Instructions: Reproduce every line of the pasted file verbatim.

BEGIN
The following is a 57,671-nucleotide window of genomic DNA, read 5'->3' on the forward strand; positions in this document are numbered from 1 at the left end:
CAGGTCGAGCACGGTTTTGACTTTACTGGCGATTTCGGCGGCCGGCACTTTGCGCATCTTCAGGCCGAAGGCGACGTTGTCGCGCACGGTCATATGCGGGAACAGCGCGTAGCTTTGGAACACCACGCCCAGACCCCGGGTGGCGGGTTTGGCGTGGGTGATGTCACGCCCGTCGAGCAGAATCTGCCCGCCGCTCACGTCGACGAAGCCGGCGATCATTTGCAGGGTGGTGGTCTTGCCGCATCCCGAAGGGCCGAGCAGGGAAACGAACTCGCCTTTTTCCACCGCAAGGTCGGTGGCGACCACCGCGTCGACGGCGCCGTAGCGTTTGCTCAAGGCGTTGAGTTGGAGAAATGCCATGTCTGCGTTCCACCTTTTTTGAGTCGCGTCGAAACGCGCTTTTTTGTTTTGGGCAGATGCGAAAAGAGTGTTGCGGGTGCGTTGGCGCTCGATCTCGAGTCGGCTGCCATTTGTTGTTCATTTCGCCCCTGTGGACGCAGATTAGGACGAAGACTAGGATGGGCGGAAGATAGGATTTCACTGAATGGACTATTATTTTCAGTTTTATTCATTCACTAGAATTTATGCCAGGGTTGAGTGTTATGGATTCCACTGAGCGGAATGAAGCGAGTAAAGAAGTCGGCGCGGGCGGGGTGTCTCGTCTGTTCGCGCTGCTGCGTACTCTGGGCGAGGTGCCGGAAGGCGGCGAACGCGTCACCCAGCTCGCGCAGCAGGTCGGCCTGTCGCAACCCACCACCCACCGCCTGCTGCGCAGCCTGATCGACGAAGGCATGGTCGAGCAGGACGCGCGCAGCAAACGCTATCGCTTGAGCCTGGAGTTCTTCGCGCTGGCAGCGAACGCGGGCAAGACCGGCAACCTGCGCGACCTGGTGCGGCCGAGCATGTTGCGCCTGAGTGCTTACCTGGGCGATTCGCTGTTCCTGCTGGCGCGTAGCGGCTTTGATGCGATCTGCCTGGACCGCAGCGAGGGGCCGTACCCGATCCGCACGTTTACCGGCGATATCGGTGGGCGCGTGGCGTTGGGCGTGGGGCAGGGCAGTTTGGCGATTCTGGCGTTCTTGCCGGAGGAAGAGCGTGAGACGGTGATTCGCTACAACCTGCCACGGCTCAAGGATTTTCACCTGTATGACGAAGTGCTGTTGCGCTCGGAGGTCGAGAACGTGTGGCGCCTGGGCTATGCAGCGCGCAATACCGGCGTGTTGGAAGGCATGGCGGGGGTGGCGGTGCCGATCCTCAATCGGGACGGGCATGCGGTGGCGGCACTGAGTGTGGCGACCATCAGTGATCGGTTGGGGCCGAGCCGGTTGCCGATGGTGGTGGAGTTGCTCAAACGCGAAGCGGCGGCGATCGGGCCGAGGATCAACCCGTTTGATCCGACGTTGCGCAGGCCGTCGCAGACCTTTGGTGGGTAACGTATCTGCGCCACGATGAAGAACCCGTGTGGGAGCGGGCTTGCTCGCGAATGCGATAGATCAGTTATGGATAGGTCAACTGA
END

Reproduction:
The following is a 57,671-nucleotide window of genomic DNA, read 5'->3' on the forward strand; positions in this document are numbered from 1 at the left end:
CAGGTCGAGCACGGTTTTGACTTTACTGGCGATTTCGGCGGCCGGCACTTTGCGCATCTTCAGGCCGAAGGCGACGTTGTCGCGCACGGTCATATGCGGGAACAGCGCGTAGCTTTGGAACACCACGCCCAGACCCCGGGTGGCGGGTTTGGCGTGGGTGATGTCACGCCCGTCGAGCAGAATCTGCCCGCCGCTCACGTCGACGAAGCCGGCGATCATTTGCAGGGTGGTGGTCTTGCCGCATCCCGAAGGGCCGAGCAGGGAAACGAACTCGCCTTTTTCCACCGCAAGGTCGGTGGCGACCACCGCGTCGACGGCGCCGTAGCGTTTGCTCAAGGCGTTGAGTTGGAGAAATGCCATGTCTGCGTTCCACCTTTTTTGAGTCGCGTCGAAACGCGCTTTTTTGTTTTGGGCAGATGCGAAAAGAGTGTTGCGGGTGCGTTGGCGCTCGATCTCGAGTCGGCTGCCATTTGTTGTTCATTTCGCCCCTGTGGACGCAGATTAGGACGAAGACTAGGATGGGCGGAAGATAGGATTTCACTGAATGGACTATTATTTTCAGTTTTATTCATTCACTAGAATTTATGCCAGGGTTGAGTGTTATGGATTCCACTGAGCGGAATGAAGCGAGTAAAGAAGTCGGCGCGGGCGGGGTGTCTCGTCTGTTCGCGCTGCTGCGTACTCTGGGCGAGGTGCCGGAAGGCGGCGAACGCGTCACCCAGCTCGCGCAGCAGGTCGGCCTGTCGCAACCCACCACCCACCGCCTGCTGCGCAGCCTGATCGACGAAGGCATGGTCGAGCAGGACGCGCGCAGCAAACGCTATCGCTTGAGCCTGGAGTTCTTCGCGCTGGCAGCGAACGCGGGCAAGACCGGCAACCTGCGCGACCTGGTGCGGCCGAGCATGTTGCGCCTGAGTGCTTACCTGGGCGATTCGCTGTTCCTGCTGGCGCGTAGCGGCTTTGATGCGATCTGCCTGGACCGCAGCGAGGGGCCGTACCCGATCCGCACGTTTACCGGCGATATCGGTGGGCGCGTGGCGTTGGGCGTGGGGCAGGGCAGTTTGGCGATTCTGGCGTTCTTGCCGGAGGAAGAGCGTGAGACGGTGATTCGCTACAACCTGCCACGGCTCAAGGATTTTCACCTGTATGACGAAGTGCTGTTGCGCTCGGAGGTCGAGAACGTGTGGCGCCTGGGCTATGCAGCGCGCAATACCGGCGTGTTGGAAGGCATGGCGGGGGTGGCGGTGCCGATCCTCAATCGGGACGGGCATGCGGTGGCGGCACTGAGTGTGGCGACCATCAGTGATCGGTTGGGGCCGAGCCGGTTGCCGATGGTGGTGGAGTTGCTCAAACGCGAAGCGGCGGCGATCGGGCCGAGGATCAACCCGTTTGATCCGACGTTGCGCAGGCCGTCGCAGACCTTTGGTGGGTAACGTATCTGCGCCACGATGAAGAACCCGTGTGGGAGCGGGCTTGCTCGCGAATGCGATAGATCAGTTATGGATAGGTCAACTGA